Parkinson’s disease, a neurodegenerative disorder that affects more than 6 million people worldwide, is caused by the buildup of alpha-synuclein proteins in the brain. The biological function of alpha-synuclein is still not well understood, but because of its role in neurodegenerative diseases, researchers are actively studying this protein to understand the mechanisms of the disease and to look for new treatment strategies.
A new study from Elizabeth Rhoades and postdoc Melissa Birol found that when alpha-synuclein binds to extracellular glycoproteins, proteins with added sugar molecules, it can be taken up by neurons more easily. The paper also identified a specific presynaptic protein, neurexin 1β, as a key regulator in this process and a potential therapeutic target. Their findings were published in the journal PLOS Biology.
In one possible model for the pathology of Parkinson’s disease, bundles of alpha-synuclein proteins, known as aggregates, form inside a neuron. This then leads to cell death and the release of alpha-synuclein protein clusters that are taken up by other neurons. Since neurodegenerative diseases have typical progression patterns, knowing how alpha-synuclein moves between neurons in the brain helps researchers understand disease propagation.
Previous work from the Rhoades lab implicated the presence of a glycan binding site on alpha-synuclein. This finding, combined with Birol’s experience in analyzing protein-membrane interactions, led to this study of how alpha-synuclein interacts with cell membranes.
Birol was able to enzymatically remove specific glycans from the cell surface to see how their presence or absence would change how alpha-synuclein was taken up by neurons. The study found that when glycans were removed, the amount of alpha-synuclein clusters taken up by cells was greatly reduced.
And by analyzing giant plasma membrane vesicles, synthetic membranes derived from components of real cells that have the same protein and lipid composition, Birol was also able to see the detailed physical interactions between alpha-synuclein and glycans. “There’s a structural basis for the alpha-synuclein binding to the glycan, and when the glycans are removed, it changes the nature of the interaction of alpha-synuclein with the cell membrane,” explains Rhoades.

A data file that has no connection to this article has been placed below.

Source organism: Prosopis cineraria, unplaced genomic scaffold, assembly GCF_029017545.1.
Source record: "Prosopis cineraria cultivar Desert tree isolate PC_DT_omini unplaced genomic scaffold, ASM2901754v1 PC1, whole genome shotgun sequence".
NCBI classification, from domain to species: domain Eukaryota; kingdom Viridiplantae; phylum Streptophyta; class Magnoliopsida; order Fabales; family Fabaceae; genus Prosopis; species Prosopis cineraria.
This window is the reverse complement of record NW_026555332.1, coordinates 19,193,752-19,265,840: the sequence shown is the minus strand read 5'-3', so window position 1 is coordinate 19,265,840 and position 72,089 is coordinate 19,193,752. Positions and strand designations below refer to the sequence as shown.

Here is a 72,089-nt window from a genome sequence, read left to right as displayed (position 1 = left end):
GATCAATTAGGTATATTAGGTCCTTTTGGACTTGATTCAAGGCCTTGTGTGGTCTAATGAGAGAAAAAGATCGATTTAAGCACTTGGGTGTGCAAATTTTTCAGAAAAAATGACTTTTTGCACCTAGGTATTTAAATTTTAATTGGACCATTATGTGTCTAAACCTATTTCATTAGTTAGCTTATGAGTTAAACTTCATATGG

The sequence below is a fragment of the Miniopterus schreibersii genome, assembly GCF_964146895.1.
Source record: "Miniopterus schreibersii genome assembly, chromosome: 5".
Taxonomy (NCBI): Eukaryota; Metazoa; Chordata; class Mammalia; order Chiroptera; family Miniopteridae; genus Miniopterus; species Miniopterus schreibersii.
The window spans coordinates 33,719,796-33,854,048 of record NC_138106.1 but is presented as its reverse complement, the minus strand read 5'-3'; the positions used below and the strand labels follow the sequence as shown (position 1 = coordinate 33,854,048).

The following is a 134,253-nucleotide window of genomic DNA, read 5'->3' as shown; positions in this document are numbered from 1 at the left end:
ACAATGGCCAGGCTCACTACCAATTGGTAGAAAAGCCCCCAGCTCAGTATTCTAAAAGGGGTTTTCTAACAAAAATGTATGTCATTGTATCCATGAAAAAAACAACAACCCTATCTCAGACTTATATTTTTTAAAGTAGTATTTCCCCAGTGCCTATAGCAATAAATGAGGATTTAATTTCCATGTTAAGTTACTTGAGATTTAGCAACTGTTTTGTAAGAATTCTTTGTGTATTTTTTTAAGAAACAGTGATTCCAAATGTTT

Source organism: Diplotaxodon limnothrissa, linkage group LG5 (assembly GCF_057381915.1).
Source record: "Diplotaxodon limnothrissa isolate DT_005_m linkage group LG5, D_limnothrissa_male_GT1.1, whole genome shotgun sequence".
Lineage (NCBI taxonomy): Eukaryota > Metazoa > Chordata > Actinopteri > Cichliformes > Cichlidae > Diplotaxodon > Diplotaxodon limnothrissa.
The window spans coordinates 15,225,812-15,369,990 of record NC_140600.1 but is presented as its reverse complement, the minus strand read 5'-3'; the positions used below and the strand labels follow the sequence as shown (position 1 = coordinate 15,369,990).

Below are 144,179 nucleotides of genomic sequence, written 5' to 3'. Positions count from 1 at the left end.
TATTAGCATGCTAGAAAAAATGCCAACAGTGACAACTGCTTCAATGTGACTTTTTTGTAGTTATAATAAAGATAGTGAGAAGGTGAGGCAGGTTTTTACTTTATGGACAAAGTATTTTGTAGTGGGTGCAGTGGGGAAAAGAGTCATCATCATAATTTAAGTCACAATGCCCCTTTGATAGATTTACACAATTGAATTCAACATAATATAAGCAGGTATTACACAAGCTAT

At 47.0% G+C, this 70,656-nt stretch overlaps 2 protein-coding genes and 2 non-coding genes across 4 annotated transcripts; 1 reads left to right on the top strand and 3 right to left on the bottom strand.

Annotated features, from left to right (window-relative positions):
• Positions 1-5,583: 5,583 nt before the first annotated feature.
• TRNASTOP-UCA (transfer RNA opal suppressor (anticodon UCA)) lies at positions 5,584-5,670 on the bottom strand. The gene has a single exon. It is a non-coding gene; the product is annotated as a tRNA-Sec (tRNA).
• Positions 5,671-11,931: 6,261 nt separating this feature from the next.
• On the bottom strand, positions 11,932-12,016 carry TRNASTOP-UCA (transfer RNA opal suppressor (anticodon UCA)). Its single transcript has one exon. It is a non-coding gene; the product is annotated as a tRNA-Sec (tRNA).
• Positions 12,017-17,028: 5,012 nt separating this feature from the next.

This research focused on the acetylated form of alpha-synuclein proteins, which is present in both healthy and diseased neurons and is less frequently studied. They found that the acetylated form was more effective at forming clusters of proteins inside neurons and was required for interactions with glycans. “No one’s really stressed the importance of these acetylated versions,” Birol says. “Generally, we need take a step back in trying to understand how this protein may be propagating between cells, and I think glycans could be an aspect.”
Rhoades and Birol say that the most unexpected finding was the discovery of neurexin 1β as a potential partner in how alpha-synuclein is taken up by neurons. They hope that future research on this presynaptic protein could provide insights into new treatment strategies for Parkinson’s and other neurodegenerative diseases.
In the near term, Rhoades and her group hope to obtain higher-resolution structural information of alpha-synuclein proteins bound to glycans. They also hope that this study will inspire future research on alpha-synuclein acetylation and the role of glycans in the progression of the disease and will provide an impetus to look at previously unstudied protein modifications that might be connected to Parkinson’s disease.
“Some cells spontaneously internalize these [alpha-synuclein] proteins and some do not. It has generally been assumed that there are alpha-synuclein specific receptors on the cells that do internalize aggregates. That may or may not be true, but [our study] suggests that it’s not just the protein receptors but the glycans that are also important,” says Rhoades.
This research was supported by the Michael J. Fox Foundation for Parkinson’s Research.